31 JULY 1880, Page 14



Sia,—The Spectator of the 17th contained an article the writer of which, after reflecting upon the former management of Lord. Lansdowne's Kerry estate, referred to my father's book," Realities of Irish Life," in illustration of the "very despotic traditions" which prevailed upon it, and remarked that those who remem- bered the book would recollect that many years ago a boy had met his death there, owing to the rigidity of the rules then en- forced by my father in order to guard against subdivision.

The Spectator of the 24th inst. contains a letter from Lord Lansdowne, who states that my father's book contains nothing- to show that the traditions of the estate were, to use your own words, "immorally despotic," and that the story of the boy is an exaggeration. To this you reply, in an editorial note, that the book is "one long illustration of the bitterness of feeling between the agent and the tenants on the estate referred to," and that the story of the by is shown to be no exaggeration by the summing-up of Chief Baron Pigott on the occasion of the trial of the boy's uncle.

With regard to the first of these observations, you will allow me to point out that my father's book contains twenty-two. chapters and 362 pages, and that of these only two chapters, comprising forty pages, have reference to Lord Lansdowne's. Kerry estate. Neither of those chapters contains anything deserving the description to which I have referred above.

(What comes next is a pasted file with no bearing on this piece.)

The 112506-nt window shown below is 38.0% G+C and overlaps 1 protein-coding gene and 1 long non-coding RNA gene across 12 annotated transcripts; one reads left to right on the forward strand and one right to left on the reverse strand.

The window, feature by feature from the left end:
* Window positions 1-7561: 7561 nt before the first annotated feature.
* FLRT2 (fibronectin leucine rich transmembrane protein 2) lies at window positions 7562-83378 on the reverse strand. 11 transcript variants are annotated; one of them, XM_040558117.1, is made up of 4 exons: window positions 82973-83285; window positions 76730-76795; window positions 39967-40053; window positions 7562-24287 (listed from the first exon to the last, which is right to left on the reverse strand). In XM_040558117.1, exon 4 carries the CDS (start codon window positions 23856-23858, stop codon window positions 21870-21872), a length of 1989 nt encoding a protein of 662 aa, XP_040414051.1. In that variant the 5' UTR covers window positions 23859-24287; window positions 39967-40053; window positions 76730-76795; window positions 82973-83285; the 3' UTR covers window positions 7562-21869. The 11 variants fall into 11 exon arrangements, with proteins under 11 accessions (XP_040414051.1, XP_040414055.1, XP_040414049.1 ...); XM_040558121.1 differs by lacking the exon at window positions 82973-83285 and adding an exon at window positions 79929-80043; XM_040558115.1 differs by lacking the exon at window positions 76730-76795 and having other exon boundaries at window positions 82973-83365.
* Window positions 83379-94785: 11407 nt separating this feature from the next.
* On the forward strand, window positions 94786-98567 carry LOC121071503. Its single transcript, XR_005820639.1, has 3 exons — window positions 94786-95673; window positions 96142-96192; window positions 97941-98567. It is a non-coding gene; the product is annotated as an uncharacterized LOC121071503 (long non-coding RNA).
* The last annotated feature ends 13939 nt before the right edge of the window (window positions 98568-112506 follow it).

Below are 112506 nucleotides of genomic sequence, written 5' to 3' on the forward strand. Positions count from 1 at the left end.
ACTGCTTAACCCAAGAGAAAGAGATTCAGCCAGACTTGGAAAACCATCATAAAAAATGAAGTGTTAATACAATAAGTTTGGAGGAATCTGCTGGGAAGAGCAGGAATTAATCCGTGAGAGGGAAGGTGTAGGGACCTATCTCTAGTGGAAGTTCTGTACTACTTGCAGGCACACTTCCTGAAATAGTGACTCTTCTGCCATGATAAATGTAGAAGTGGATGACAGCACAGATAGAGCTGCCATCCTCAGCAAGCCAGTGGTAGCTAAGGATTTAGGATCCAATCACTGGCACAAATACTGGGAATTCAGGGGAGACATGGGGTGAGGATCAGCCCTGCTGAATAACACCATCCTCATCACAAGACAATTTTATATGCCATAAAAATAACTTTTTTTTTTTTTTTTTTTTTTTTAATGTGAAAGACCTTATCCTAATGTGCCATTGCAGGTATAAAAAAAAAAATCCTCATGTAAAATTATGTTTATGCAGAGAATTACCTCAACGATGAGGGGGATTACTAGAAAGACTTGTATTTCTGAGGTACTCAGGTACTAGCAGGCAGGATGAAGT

As for Chief Baron Pigott's summing-up, you were certainly justified in relying upon it. It is, however, none the less the case that the attack made on my father was an undeserved one. The following are the circumstances under which Chief Baron Pigott made use of the expressions which you have quoted :- Some thirty years ago, a man was tried in Tralee for the murder of his nephew. The lad was noted for thieving, and had been previously turned out of the house by his uncle. He sub- sequently returned, upon which the uncle beat him brutally, and again turned him out of the house, this time on a winter's night, during which the boy died. When the case came on for trial, the defence set up by the prisoner's attorney was that the- boy had been refused admittance to the prisoner's house and. others, in consequence of an order which my father had issued..

My father, who had no reason to anticipate the attack, was not in court; but the Chief Baron's observations were at once re- ported to him, and on receipt of the news he hurried to Tralee. He arrived there, before the close of the assizes, in time to ex- plain the facts to the Chief Baron, who in open court retracted the observations which he had made upon my father's conduct. —I am, Sir, &a,

[Of course, we ieferred only to that part of Mr. Trench's book bearing on the management of the Kerry estate. We do not think the severity of the management could well be exaggerated, whether the rules of the estate—which undoubtedly were very severe—were the real reason for the poor boy's expulsion from one house after another, or not. Mr. Trench was chiefly instrumental in exp.ting ome 4,6)0 people at £3 10s. a head to the United States, most of whom, as was admitted, could not speak any language but Irish,—a cost less than the usual annual cost .of a pauper to the rates.—En. Spectator.]